Following Lower-Court Precedent, Aaron-Andrew P. Bruhl Sep 2019

Following Lower-Court Precedent, Aaron-Andrew P. Bruhl

Aaron-Andrew P. Bruhl

This Article examines the role of lower-court precedent in the US Supreme Court’s decisions. The Supreme Court is rarely the first court to consider a legal question, and therefore the Court has the opportunity to be informed by and perhaps even persuaded by the views of the various lower courts that have previously addressed the issue. This Article considers whether the Court should give weight to lower-court precedent as a matter of normative theory and whether the Court in fact does so as a matter of practice. To answer the normative question, this Article analyzes a variety of potential ...


Notoriously Ruthless: The Idolization Of Justice Ruth Bader Ginsburg, Lucille Moran Sep 2019

Notoriously Ruthless: The Idolization Of Justice Ruth Bader Ginsburg, Lucille Moran

Political Science Honors Projects

It is now a fixture of mainstream commentary in the United States that Supreme Court Justice Ruth Bader Ginsburg has become a popular idol on the political left. Yet, while Justice Ginsburg’s image and story has reached an unprecedented level of valorization and even commercialization, scholars have yet to give sustained attention to the phenomenon and to contextualize it: why has this idolization emerged within this context, and what is its impact? This paper situates her portrayal in the cultural imagination as the product of two political forces, namely partisanship and identity politics. Considering parallel scholarly discourses of reputation ...


Perpetual Dissents, Allison Orr Larsen Sep 2019

Perpetual Dissents, Allison Orr Larsen

Allison Orr Larsen

No abstract provided.


Judicial Fact-Finding In An Age Of Rapid Change: Creative Reforms From Abroad, Allison Orr Larsen Sep 2019

Judicial Fact-Finding In An Age Of Rapid Change: Creative Reforms From Abroad, Allison Orr Larsen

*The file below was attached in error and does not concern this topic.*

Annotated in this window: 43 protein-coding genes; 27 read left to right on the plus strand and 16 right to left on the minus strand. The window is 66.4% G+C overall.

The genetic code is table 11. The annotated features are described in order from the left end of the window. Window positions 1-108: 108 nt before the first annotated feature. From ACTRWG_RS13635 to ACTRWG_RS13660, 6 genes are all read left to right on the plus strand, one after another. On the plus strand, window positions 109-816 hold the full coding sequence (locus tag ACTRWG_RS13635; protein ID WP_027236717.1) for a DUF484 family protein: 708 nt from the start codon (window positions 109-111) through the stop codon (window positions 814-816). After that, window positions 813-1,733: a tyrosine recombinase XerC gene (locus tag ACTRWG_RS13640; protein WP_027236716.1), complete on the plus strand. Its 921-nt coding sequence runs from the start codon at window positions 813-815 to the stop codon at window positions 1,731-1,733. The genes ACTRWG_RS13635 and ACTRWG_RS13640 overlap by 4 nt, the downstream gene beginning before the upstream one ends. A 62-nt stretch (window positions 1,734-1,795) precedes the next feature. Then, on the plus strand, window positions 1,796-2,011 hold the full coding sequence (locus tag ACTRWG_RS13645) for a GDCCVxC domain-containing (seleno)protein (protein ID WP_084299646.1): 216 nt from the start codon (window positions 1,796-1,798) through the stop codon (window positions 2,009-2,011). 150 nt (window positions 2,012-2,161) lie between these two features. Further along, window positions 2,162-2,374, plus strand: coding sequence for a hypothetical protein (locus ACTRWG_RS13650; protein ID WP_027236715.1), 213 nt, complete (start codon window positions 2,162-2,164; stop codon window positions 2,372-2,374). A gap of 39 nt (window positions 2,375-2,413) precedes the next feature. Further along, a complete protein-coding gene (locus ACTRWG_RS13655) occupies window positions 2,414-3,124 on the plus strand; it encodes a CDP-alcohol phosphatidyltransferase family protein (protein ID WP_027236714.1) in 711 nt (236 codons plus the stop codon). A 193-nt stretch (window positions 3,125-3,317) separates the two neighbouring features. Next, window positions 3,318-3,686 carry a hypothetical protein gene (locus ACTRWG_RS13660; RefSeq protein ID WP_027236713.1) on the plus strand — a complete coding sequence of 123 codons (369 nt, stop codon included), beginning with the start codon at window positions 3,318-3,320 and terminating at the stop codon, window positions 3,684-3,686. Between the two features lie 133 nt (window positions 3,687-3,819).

Allison Orr Larsen

No abstract provided.


Court Capture, J. Jonas Anderson Aug 2019

Court Capture, J. Jonas Anderson

J. Jonas Anderson

Capture—the notion that a federal agency can become controlled by the industry the agency is supposed to be regulating—is a fundamental concern for administrative law scholars. Surprisingly, however, no thorough treatment of how capture theory applies to the federal judiciary has been done. The few scholars who have attempted to apply the insights of capture theory to federal courts have generally concluded that the federal courts are insulated from capture concerns.

This Article challenges the notion that the federal courts cannot be captured. It makes two primary arguments. As an initial matter, this Article makes the theoretical case ...


Politics, Identity, And Class Certification On The U.S. Courts Of Appeals, Stephen B. Burbank, Sean Farhang Aug 2019

Politics, Identity, And Class Certification On The U.S. Courts Of Appeals, Stephen B. Burbank, Sean Farhang

Sean Farhang

This article draws on novel data and presents the results of the first empirical analysis of how potentially salient characteristics of Court of Appeals judges influence precedential lawmaking on class certification under Rule 23. We find that the partisan composition of the panel (measured by the party of the appointing president) has a very strong association with certification outcomes, with all-Democratic panels having more than double the certification rate of all-Republican panels in precedential cases. We also find that the presence of one African American on a panel, and the presence of two females (but not one), is associated with ...


Law Matters -- Less Than We Thought, Daniel M. Klerman, Holger Spamann Aug 2019

Law Matters -- Less Than We Thought, Daniel M. Klerman, Holger Spamann

University of Southern California Legal Studies Working Paper Series

In a pre-registered 2×2×2 factorial between-subject randomized lab experiment with 61 federal judges, we test if the law influences judicial decisions, if it does so more under a rule than under a standard, and how its influence compares to that of legally irrelevant sympathies. The judges were given realistic materials and a relatively long period of time (50 minutes) to decide a run-of-the-mill auto accident case. We find weak evidence for the law effect, stronger evidence that rules constrain more than standards, and no evidence of a sympathy effect. Unexpectedly, we find that judges were more likely to ...


Politics, Identity, And Class Certification On The U.S. Courts Of Appeals, Stephen B. Burbank, Sean Farhang Aug 2019